We found that adenosine, a neuromodulator with anti-nociceptive properties, was released during acupuncture in mice and that its anti-nociceptive actions required adenosine A1 receptor expression. Direct injection of an adenosine A1 receptor agonist replicated the analgesic effect of acupuncture. Inhibition of enzymes involved in adenosine degradation potentiated the acupuncture-elicited increase in adenosine, as well as its anti-nociceptive effect. These observations indicate that adenosine mediates the effects of acupuncture and that interfering with adenosine metabolism may prolong the clinical benefit of acupuncture.
The release of the adenosine was local, right at the site of the acupuncture needle, as were the anti-nociceptive effects. Local tissue damage by the needle releases the adenosine precursor purines into the extracellular fluid. Through a series of dephosphorylations ATP is converted to ADP, then to AMP and finally adenosine. Although AMP piles up, as its dephosphorylation to adenosine is the rate limiting step, the overall effect is short lived, with adenosine levels down to baseline in an hour or so. Adenosine itself dissipates quickly. (As anyone who has ever pushed adenosine to convert AVNRT knows, if you don't push fast enough, in a vein close enough to the heart, it doesn't work. In the circulating blood adenosine is gobbled up by RBCs and endothelial cells with a half life of 9 seconds). In the study, any analgesic effects were gone by a matter of hours.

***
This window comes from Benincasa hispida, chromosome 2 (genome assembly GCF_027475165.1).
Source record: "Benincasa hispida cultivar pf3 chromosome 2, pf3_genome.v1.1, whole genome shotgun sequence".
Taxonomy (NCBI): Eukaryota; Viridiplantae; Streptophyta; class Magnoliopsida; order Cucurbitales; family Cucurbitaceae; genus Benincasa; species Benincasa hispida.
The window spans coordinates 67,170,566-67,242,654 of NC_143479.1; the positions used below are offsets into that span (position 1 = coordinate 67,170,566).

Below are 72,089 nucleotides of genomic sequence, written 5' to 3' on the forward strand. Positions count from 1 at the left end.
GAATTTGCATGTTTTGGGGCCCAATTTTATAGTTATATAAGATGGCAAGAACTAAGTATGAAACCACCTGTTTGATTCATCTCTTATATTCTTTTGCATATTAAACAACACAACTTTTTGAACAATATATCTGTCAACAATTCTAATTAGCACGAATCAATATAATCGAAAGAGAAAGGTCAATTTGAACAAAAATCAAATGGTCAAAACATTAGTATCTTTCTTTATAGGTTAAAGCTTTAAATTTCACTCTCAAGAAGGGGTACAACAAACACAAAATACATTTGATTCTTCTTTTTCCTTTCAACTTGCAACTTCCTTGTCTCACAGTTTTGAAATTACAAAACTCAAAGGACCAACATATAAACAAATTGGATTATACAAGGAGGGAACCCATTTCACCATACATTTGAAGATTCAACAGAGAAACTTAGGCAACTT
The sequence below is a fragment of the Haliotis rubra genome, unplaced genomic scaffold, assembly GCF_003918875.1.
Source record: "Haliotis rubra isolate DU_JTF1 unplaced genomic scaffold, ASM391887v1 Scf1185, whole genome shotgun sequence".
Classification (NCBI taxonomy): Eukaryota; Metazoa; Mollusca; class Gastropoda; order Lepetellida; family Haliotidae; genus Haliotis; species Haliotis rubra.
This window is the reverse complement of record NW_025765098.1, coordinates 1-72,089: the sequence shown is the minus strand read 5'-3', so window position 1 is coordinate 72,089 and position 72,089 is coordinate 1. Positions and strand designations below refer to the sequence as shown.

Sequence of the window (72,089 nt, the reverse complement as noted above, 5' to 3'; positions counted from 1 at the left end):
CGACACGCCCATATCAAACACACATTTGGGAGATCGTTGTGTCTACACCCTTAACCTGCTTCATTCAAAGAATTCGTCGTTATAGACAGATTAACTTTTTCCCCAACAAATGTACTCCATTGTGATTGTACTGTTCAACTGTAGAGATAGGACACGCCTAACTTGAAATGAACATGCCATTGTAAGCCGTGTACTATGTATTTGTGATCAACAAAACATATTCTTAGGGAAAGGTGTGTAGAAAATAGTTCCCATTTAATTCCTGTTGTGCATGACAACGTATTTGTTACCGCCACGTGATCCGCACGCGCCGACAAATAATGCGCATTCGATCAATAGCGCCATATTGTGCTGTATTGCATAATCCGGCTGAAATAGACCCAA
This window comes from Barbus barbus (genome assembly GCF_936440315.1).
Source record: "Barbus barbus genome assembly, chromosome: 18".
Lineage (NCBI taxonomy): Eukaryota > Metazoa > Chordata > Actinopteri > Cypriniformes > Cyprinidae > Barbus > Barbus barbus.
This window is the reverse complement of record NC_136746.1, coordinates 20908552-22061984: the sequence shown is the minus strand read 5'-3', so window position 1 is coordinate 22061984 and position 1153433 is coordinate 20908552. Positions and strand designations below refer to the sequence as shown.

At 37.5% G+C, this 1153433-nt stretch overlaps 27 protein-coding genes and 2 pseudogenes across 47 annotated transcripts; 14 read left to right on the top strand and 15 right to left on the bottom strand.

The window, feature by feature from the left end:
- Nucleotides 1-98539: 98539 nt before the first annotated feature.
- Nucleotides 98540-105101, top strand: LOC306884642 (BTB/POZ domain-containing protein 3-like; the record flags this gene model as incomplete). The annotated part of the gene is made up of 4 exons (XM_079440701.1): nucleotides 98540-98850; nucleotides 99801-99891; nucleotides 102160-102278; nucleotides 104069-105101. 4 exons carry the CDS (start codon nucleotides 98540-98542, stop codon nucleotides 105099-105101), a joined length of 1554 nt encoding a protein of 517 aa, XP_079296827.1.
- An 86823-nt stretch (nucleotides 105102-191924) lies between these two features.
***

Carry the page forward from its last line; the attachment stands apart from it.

Because the adenosine effect is local and transient, this study contributes little toward an explanation for the claims of acupuncture, the principal ones of which are chronic pain relief and distant effects such as improvement in hypertension, nausea, headache and the like. It also does nothing to support the claimed mechanisms involving Qi, meridians etc.